Last weekend we were part of hosting a Lamb and Wool festival in our little town for the 17th straight year.
One component of the event is a sheep shearing school. This training provides beginning and intermediate shearers with hands-on, step-by-step instruction to handle a sheep with care as it is shorn.
Another thing that we do is offer a brief farm tour to discuss pasture and animal health. The questions that come from this tour help us consider things from another perspective.
However, quite possibly the best-kept secret of the behind-the-scenes festival organization is our vendor dinner. Each vendor is invited to relax and enjoy fellowship with a lamb dinner. This year Sherrie came up with one of the best menus (we probably say this every year and every year it’s true).
This is one easy dish for your household…or up to 75 of your closest friends:
In a skillet, brown ground lamb with taco seasoning. Set aside for placing into zucchini boats.
Trim the top and bottom from medium-sized zucchini, then slice in half longways, scoop out center contents.
Shred lettuce and cheese enough to top each taco boat, and serve with salsa.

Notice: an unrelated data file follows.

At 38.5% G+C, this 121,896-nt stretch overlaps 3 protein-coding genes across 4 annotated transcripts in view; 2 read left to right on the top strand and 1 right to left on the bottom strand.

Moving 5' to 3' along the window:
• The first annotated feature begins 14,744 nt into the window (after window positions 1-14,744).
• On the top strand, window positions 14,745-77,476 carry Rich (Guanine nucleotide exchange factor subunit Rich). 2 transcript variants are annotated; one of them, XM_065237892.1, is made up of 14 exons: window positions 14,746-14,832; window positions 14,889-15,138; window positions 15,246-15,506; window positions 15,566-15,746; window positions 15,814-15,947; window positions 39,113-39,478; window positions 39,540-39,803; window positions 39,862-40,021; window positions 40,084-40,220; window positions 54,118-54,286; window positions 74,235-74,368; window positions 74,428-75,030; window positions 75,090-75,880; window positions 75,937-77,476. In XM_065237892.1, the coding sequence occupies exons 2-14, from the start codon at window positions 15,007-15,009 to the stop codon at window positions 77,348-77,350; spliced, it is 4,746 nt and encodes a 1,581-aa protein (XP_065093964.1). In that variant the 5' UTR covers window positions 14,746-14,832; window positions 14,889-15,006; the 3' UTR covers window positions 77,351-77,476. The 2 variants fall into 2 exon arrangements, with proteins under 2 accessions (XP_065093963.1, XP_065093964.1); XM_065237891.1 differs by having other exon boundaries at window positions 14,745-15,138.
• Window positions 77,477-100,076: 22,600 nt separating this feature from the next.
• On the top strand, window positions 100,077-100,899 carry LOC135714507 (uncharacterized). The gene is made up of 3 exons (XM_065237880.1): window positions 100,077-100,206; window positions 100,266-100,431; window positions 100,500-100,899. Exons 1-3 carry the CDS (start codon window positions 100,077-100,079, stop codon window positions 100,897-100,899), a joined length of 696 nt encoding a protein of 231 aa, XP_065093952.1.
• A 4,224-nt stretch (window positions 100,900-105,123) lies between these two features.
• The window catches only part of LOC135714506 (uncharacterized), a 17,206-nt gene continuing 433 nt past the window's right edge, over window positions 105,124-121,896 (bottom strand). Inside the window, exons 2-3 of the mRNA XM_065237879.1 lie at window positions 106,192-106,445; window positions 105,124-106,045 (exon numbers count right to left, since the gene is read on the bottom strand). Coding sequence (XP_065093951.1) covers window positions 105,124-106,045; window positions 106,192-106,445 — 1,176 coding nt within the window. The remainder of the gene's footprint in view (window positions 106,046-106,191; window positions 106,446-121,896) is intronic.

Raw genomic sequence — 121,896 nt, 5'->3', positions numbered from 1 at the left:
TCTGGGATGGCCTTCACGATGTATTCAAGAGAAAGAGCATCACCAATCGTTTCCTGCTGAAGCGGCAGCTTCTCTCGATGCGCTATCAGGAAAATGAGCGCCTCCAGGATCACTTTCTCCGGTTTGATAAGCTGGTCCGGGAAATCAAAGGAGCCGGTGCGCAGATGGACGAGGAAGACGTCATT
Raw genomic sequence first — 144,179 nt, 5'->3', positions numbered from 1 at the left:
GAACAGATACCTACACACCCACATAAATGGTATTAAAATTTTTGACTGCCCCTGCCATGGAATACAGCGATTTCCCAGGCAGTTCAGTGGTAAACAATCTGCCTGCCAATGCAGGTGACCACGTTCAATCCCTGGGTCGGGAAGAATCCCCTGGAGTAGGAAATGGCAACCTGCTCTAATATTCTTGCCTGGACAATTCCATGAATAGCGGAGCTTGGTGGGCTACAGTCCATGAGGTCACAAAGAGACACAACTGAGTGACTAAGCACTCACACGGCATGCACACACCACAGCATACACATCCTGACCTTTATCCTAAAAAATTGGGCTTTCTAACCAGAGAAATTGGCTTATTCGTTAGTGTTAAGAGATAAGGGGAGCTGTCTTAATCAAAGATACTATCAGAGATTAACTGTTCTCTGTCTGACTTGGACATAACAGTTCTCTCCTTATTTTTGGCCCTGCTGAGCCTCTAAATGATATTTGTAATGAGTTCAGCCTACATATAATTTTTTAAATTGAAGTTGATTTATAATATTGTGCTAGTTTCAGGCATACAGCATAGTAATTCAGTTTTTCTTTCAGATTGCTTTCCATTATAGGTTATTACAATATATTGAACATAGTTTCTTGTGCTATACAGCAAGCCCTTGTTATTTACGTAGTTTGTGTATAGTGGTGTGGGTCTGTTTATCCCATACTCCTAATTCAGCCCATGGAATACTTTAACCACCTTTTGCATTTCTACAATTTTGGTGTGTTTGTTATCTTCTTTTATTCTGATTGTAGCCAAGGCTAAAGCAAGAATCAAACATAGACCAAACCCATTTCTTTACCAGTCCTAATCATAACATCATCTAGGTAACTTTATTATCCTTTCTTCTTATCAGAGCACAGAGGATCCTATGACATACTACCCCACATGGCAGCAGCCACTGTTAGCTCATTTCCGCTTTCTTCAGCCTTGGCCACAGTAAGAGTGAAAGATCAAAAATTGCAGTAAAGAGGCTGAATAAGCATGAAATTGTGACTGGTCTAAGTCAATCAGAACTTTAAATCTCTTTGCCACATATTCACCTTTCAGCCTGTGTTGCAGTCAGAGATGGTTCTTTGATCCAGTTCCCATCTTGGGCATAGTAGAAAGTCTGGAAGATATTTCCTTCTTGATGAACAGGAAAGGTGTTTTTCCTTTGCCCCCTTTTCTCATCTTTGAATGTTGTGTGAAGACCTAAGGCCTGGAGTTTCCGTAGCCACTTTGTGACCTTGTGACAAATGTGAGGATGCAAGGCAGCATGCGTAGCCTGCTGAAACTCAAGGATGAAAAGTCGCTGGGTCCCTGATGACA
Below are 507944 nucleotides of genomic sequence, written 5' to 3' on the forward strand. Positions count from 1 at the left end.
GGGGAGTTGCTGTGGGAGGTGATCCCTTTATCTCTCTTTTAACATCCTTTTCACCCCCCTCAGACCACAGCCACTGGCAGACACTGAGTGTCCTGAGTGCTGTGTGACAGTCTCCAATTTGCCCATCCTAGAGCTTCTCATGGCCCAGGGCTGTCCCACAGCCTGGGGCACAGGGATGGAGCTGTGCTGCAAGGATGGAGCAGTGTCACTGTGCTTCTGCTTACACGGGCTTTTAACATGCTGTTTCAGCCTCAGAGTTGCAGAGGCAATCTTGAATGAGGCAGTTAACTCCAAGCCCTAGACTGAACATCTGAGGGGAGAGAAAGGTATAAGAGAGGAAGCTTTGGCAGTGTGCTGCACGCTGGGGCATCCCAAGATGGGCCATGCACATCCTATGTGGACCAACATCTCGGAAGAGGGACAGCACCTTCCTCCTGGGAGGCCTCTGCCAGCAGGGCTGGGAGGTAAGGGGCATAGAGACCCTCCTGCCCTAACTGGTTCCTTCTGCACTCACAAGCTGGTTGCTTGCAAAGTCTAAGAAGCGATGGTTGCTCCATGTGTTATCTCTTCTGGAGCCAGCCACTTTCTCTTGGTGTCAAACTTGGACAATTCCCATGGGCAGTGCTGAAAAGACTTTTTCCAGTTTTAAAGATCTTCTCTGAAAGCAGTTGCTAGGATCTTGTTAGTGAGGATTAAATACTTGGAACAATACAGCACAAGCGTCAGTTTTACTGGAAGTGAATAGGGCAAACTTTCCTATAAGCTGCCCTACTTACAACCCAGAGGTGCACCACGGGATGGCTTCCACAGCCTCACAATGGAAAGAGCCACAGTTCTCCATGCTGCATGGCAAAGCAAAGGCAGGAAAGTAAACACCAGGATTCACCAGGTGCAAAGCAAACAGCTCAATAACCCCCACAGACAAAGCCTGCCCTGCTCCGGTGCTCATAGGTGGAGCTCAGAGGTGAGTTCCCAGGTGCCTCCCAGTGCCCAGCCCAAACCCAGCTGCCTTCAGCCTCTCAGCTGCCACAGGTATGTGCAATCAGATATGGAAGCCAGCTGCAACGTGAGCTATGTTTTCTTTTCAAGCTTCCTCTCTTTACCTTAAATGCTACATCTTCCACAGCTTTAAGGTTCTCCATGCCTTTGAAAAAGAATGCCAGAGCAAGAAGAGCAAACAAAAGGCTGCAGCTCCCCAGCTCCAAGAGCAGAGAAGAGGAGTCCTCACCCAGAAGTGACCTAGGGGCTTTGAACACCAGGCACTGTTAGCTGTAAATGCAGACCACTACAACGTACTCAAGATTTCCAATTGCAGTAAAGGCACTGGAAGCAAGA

We get a lot of questions about shearing our sheep. On our farm we shear ewes (mature females) before they have lambs, rams (mature males) in May with the spring lambing group and lambs at 3-4 months old. The ewes that are shorn in the winter are able to use a barn for shelter. As you can see in a photo from today’s 30 degree temperature, our sheep are still comfortable outdoors during nice weather.
Shearing promotes the health of ewes and lambs. Their health is improved because the barn is drier, as wool can hold a lot of moisture. Shorn ewes also make nursing easier for lambs because the udder is easy to find. An added benefit is that, if shorn when the ewes come into the barn, wool is kept clean before it’s harvested.
A friend recently asked what I thought about someone’s reflection of why she won’t wear wool. I feel pretty fortunate to know firsthand what it takes to raise sheep with healthy lambs and wool year after year. And because of that, I will share with you what five wool items made my Christmas list this year – but first, a video from our farm so you can see for yourself the care we take for our sheep flock: